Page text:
India is a culturally rich and diverse yet complex country, and this complexity extends into the healthcare environment. Once largely linked to infectious disease, India’s medical risks are now much more related to non-communicable diseases such as cardiovascular, diabetes, hypertension and cancer. Traffic accidents have also become one of the leading causes of death and disability, posing an economic burden on families and society.
Late last month, I participated in a webinar “Spotlight on India | Navigating the Barriers,” the second in a four-part series on the BRIC countries. I was joined by my colleague Aditya Luthra, the Regional Information Analyst, Asia-Pacific, for International SOS and Control Risks. We covered a lot of ground on medical and security threats in India, and attendees asked quite a few questions. I’ll answer some of the medical-related questions here, but I would urge you to take a look at the full executive briefing, as well as the presentation and recording.
Here are a couple of medically-related questions from attendees. Next week, we’ll take a look at some of the security-related questions.
Question: Can you comment on vaccinations you recommend for business travelers and expatriates going from the U.S. to India? You mentioned rabies but how about other vaccine such as Japanese Encephalitis.
Answer: All routine vaccinations should be current. These include Measles, Polio, Tetanus-Diphtheria-Pertussis, and Varicella. Influenza occurs in the northern and southern hemisphere winters and year-round in the tropics, consider an annual vaccination. Travelers to India should be aware of possible exposure to Hepatitis A and B, Japanese encephalitis, Polio, Rabies, Typhoid Fever and Yellow Fever. Vaccination recommendations vary for each. Always consult your health advisor before travel to India to discuss your specific needs.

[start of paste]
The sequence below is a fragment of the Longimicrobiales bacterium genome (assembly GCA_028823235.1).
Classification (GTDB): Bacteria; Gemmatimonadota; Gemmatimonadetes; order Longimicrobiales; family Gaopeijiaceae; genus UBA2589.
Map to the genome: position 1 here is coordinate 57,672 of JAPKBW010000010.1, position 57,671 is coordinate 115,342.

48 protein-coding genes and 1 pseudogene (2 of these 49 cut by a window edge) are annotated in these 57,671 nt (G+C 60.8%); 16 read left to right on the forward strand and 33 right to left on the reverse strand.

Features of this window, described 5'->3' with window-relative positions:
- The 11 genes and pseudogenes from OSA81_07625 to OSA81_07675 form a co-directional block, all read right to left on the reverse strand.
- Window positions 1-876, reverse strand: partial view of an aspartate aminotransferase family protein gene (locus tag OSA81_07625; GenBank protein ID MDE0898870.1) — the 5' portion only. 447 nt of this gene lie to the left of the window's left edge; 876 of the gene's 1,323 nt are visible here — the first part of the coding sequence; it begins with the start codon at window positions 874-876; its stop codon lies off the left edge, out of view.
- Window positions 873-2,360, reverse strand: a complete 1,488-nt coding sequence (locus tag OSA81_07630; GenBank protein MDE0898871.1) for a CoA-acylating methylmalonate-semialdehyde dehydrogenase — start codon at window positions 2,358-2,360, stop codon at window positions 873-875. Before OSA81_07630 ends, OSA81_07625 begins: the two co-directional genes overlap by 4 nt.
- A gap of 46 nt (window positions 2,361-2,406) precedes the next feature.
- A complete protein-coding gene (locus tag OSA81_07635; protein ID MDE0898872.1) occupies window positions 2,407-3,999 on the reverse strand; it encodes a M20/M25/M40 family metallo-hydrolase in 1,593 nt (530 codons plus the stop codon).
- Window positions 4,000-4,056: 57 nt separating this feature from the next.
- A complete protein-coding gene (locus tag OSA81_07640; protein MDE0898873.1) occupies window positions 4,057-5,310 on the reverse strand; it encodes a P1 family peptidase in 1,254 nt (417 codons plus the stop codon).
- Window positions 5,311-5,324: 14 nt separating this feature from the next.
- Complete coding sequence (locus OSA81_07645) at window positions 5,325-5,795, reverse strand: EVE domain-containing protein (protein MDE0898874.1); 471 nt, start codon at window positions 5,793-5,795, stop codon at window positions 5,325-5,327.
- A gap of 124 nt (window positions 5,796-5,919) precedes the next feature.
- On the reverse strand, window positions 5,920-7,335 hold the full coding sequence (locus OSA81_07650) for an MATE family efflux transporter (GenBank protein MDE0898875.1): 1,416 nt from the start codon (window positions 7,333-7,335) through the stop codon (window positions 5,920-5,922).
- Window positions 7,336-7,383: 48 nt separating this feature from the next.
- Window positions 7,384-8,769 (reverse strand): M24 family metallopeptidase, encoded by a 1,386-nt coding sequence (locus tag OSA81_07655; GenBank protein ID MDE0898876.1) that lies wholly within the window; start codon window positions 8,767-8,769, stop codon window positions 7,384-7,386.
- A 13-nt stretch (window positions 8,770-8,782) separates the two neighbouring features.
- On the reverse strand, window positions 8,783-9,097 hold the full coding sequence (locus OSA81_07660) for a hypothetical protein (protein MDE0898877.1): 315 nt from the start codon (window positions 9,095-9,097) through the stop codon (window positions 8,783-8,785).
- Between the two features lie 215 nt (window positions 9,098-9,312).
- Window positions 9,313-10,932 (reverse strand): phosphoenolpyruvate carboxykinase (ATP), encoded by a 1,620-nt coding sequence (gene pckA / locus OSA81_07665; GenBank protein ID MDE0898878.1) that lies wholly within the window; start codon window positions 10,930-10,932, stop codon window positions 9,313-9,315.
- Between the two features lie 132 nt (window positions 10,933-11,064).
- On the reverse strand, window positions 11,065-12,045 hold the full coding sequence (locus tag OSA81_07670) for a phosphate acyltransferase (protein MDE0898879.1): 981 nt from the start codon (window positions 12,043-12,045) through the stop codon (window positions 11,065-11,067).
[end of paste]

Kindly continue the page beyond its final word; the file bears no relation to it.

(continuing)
Question: Even with being careful what and where they eat and drink, folks almost always end up with a stomach bug. What else can they do?
Answer: Travelers have a small risk of developing diarrhea in any country. The mainstay of prevention of such infections is still execution of precautionary measures on food and water sources. It may be advisable to drink bottled water only, especially on short trips. Always wash your hands with soap before eating, or use an alcohol-based hand sanitizer.
Tap water is generally unsafe to drink, and it is recommended to drink boiled or bottled water, or carbonated beverages, provided that the seal is intact. Look for bubbles when you open a carbonated beverage – bubbles are evidence that the product has been processed. Bottles are sometimes refilled with tap water and resold, and these products are unsafe to drink. Avoid ice because it can be made from unsafe water. It is not recommended to purchase unsealed drinks or ice cream made by street vendors. These may contain untreated tap water and the equipment used may not have been properly cleaned.
Coffee and tea made from boiling water are safe to drink. It is best to use ultra heat treated (UHT) or canned milk that has been pasteurized.
This was a great opportunity to give an overview of India. The next webinar, on travel to and doing business in, Brazil, is set for May 31. Register here.